Experts are advising farmers to worm their sheep based on growth rates and diagnostic data after information on worm patterns showed big variations between regions and year on year.
Results from 26 sentinel farms involved in the Zoetis Parasite Watch Scheme showed that despite a hot and dry spring last year, worms were still a major issue throughout the year and late on in the season.
The main findings from 2020 were:
National data did not show a major spike in egg output with egg counts from April to August remaining at a consistent level of 125 eggs per gram (epg).
On sentinel farms in Scotland, North West England and Northern Ireland egg counts peaked in June with an average of almost 400 epg highlighting the regional variation.
Strongyle egg counts
National data showed higher egg output in March, August and from September to November, with a similar pattern reported across the 26 sentinel farms involved in the Zoetis Parasite Watch Scheme.
Regional data from the sentinel farms highlights that Wales and South West England saw a threat earlier on with an initial peak in March, compared to other areas of the UK which did not see any peak in worm in egg counts until May onwards.
Zoetis vet Ally Anderson said: “The main take-home messages from these results are that no two years are the same and there are big regional variations.
“Despite the hot and dry spring, worm eggs remained in the dung and became a problem when there was wet weather, which allowed their development to continue. Although the worm patterns last year largely followed the weather with spikes in worm egg counts a few weeks after warm and moist conditions, it is important not to base treatment decisions solely on the weather conditions.”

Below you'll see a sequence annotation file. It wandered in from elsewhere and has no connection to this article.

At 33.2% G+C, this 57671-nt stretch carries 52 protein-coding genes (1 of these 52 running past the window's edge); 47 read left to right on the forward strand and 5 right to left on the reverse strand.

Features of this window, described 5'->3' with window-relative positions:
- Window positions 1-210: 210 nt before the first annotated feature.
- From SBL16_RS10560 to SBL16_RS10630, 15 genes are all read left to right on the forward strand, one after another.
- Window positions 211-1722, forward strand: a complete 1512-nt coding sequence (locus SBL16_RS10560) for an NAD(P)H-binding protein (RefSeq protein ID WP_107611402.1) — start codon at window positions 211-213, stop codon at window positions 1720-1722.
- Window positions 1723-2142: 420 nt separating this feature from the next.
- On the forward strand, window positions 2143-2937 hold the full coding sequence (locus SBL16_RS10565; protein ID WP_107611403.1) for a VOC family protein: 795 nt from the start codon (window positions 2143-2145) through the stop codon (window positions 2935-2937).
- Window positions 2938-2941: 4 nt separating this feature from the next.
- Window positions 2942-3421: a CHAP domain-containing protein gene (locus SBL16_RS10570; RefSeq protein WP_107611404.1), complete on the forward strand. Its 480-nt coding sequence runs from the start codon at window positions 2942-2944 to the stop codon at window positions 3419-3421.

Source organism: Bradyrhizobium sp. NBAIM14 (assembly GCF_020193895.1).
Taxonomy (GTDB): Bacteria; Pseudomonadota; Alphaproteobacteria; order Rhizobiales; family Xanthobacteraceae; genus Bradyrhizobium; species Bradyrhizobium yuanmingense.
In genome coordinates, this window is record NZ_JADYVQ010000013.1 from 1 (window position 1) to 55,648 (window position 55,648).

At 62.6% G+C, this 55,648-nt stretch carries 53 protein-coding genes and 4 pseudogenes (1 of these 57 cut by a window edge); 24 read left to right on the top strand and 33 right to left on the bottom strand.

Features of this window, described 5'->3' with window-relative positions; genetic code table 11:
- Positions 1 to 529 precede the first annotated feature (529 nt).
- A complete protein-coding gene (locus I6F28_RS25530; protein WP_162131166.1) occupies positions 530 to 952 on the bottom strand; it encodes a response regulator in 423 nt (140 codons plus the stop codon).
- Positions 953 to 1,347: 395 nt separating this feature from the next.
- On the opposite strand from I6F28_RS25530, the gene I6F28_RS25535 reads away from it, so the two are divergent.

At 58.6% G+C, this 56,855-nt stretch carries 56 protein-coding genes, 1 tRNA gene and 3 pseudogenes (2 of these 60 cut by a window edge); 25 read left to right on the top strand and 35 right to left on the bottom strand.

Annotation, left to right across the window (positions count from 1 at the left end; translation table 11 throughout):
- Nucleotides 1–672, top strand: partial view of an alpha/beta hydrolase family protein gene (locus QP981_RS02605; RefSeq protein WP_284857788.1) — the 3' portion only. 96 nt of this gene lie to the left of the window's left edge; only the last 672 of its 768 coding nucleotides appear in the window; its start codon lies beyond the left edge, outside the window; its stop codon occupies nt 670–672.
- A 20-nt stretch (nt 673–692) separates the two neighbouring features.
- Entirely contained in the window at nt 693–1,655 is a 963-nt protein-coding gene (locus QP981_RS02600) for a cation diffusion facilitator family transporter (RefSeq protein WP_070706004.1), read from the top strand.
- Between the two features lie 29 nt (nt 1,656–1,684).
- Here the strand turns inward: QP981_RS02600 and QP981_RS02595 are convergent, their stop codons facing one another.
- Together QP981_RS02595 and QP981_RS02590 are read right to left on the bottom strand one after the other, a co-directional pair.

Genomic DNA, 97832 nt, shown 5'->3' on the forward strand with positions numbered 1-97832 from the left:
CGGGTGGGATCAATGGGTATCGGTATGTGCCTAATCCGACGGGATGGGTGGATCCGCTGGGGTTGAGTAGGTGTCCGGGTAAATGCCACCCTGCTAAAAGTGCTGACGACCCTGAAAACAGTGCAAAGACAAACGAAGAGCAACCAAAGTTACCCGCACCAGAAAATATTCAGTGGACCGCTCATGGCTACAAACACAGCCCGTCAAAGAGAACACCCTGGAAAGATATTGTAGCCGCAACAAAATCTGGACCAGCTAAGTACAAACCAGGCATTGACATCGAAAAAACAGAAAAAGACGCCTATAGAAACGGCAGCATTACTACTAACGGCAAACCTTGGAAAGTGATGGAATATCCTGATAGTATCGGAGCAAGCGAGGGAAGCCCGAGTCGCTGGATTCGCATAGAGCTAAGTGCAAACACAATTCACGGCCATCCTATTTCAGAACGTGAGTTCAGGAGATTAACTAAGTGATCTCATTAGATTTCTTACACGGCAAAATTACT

Monitoring growth rates and conducting faecal egg count tests in lambs every 3-4 weeks throughout the grazing season are tools that can help inform treatment decisions.
Ms Anderson added: “Faecal egg count tests are money well spent as they can help reduce treatment costs meaning the most suitable wormer can be used when there is a risk, reducing the resistance pressure through unnecessary treatments.”
She said it is hard to predict what will happen this year with worms.
“There are too many factors that influence worm burdens on farms, it is not just the weather. It also boils down to grazing practices, whether new stock have been bought in and were carrying worms and past treatment history,” Ms Anderson said.
“However, with last year’s data showing high worm counts into October and November it’s important farmers continue testing their sheep after September, as the risk could still be there.”
Dr Philip Skuce, from Moredun Research Institute, said even the extremely low temperatures seen in February will not necessarily stop worm and fluke eggs from overwintering.
He said: “Snow is remarkable insulation. Even at -10°C fluke eggs can still survive. It is important not to use the weather to develop a treatment strategy for the year. No two years are the same.”
How does Parasite Watch work?
It is important farmers know what the parasite risk is in their area at different times of the year, so they can take appropriate action. This is where Parasite Watch can help as it alerts farmers to the risks in their area in real-time.
Parasite Watch is now in its sixth year. It has a network of 26 sentinel farms testing regularly throughout the season for gut worms, Nematodirus and fluke. This can give farmers an indication of the risk of a high parasite challenge in their area.
Farmers and SQPs can sign-up to receive 2021 alerts for free by clicking HERE.